The four basic rules of firearm safety (TABK) also apply to crossbow use and hunting.
Treat every crossbow as if it were loaded;
Always point the crossbow in a safe direction;
Be certain of your target and what’s beyond; and
Keep your finger outside the trigger guard until ready to shoot.
Treestand fall is the leading cause of injuries to archery hunters
Jon King , DNR hunter education administrative warden, says if a tree stand is part of your hunting tradition, it’s best to review key safety tips.
“A treestand fall is the leading cause of injuries to archery hunters,” King said.
To reduce chances of taking a treestand fall while archery hunting, King advises these two top tips:
- Always wear a fall restraint device when using a tree stand. This should also include a safety device to assist you in climbing in and out from the ground to the platform.
- Let your family know where you are going.
For more information search the DNR website, dnr.wi.gov, for “Tree Stand Safety.”
Here are a few more things Hunter Education Administrative Warden Jon King urges people to remember if they plan to hunt with a crossbow this year:
- Always read and review the manual of your crossbow and follow all manufacture safety rules.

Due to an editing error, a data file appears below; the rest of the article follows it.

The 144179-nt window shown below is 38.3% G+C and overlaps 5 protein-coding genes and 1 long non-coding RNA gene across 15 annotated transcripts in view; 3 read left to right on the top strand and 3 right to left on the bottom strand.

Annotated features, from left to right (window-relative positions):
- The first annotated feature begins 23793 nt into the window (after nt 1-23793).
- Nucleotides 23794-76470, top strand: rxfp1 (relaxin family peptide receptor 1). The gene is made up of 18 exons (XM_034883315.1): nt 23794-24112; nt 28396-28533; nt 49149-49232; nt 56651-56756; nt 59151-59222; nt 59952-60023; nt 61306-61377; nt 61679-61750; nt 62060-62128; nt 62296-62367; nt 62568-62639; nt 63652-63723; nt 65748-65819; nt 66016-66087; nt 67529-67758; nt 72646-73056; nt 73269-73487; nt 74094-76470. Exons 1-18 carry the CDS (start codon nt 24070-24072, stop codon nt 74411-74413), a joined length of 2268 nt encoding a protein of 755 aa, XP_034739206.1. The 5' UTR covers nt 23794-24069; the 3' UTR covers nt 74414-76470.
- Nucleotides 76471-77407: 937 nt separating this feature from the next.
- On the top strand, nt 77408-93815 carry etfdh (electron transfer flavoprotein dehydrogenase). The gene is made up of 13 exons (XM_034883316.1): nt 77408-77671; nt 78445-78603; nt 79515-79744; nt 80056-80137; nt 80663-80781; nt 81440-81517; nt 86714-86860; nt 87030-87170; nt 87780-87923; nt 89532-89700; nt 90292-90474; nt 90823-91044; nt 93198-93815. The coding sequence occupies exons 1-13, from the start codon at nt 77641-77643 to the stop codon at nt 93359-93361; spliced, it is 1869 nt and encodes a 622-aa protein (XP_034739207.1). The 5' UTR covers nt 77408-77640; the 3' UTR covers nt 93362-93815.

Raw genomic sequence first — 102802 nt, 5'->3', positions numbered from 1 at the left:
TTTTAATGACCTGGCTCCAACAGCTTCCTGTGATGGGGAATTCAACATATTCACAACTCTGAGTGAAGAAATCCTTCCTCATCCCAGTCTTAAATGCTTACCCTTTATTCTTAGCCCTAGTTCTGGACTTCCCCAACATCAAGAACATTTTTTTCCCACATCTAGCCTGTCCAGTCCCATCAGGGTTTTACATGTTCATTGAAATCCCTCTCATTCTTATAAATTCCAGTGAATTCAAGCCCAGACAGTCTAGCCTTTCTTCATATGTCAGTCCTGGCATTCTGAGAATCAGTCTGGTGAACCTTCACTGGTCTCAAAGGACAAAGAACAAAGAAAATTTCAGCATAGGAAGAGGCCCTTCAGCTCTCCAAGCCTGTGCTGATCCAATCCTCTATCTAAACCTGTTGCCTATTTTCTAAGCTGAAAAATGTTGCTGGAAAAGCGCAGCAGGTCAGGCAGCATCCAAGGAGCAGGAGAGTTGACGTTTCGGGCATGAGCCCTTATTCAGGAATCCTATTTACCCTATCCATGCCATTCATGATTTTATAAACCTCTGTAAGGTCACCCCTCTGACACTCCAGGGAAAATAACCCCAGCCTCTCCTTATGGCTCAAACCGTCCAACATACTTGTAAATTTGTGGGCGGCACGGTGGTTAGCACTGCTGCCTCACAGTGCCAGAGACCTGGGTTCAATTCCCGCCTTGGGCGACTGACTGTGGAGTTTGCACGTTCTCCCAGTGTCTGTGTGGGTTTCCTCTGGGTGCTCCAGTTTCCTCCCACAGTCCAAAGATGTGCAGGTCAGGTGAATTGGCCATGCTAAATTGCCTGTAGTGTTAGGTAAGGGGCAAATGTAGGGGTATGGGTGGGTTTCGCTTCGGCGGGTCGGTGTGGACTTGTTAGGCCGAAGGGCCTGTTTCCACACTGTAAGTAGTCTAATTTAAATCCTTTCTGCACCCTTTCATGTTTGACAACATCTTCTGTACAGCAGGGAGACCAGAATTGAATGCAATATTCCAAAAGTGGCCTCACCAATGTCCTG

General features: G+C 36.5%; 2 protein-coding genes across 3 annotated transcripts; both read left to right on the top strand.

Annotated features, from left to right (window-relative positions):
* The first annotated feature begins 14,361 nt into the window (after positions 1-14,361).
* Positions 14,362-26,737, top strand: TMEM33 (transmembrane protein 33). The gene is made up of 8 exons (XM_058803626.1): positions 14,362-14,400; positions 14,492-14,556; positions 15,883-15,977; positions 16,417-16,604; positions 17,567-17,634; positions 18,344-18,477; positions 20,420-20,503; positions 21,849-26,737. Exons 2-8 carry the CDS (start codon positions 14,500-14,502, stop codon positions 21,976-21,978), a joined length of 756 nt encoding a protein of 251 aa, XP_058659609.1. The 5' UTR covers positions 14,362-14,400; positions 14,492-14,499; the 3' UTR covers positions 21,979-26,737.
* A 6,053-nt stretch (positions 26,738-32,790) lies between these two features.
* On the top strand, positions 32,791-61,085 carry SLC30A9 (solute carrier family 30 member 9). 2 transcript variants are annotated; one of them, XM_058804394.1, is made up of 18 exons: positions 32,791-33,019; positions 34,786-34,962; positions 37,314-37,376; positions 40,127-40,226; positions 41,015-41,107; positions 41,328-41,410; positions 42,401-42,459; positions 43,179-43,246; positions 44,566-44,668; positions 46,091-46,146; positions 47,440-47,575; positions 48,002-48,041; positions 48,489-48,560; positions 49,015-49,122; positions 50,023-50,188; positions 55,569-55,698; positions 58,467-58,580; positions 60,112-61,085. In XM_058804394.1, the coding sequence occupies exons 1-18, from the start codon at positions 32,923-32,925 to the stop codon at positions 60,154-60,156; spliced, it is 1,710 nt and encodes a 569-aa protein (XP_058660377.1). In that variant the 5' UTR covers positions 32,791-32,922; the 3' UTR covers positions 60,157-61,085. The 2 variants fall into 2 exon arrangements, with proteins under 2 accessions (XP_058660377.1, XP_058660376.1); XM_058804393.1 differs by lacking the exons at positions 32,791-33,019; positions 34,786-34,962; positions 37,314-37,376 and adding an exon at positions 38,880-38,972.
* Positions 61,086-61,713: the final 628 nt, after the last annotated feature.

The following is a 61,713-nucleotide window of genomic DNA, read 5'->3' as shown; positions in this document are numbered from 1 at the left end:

- Never attempt to repair your crossbow unless you are properly trained, consider taking to a pro-shop for repairs or return to the manufacturer.
- Crossbows have a safety. Most crossbows are on safe at the end of the cocking process. Immediately after cocking always check to make sure that your bow is on safe before doing anything else. This is very important!
- Always use bolts/arrows recommended by the manufacturer and handle carefully. Protect yourself and the arrow points with a covered arrow quiver.
- The safest way to carry, transport, and raise or lower a crossbow from a stand, is to have the crossbow un-cocked at all times.
- Never dry-fire a crossbow. Crossbows have a draw weight of 125-290 pounds. The safest way to un-cock a crossbow is to fire a bolt into the ground or target.
- Make sure that the limb tips are free of obstructions and your fingers, hand, or arm is not in the string path at any time while the crossbow is cocked.
- Although crossbows can be extremely accurate at great distances due to the slow velocity of the bolt/arrow, care should be taken not to take long shots at game. Most crossbows are incapable of beating an animal’s reaction time at distances greater than 50 yards.
During open firearm seasons, a gun deer license will authorize bow and crossbow use. Crossbow and archer licenses include one statewide buck tag and up to three Farmland (Zone 2) antlerless tags, depending on the Deer Management Unit of choice. It is important to remember hunters purchasing a traditional bow (archer) and a crossbow license will receive only one set of tags.
In addition, tree stands and ground blinds used on DNR-managed lands must be removed daily. For other types of property such as county or federally owned lands, contact the property manager to learn about these rules.
For more information, check out the 2016 Deer Hunting Regulations, or visit dnr.wi.gov and search keyword “deer.”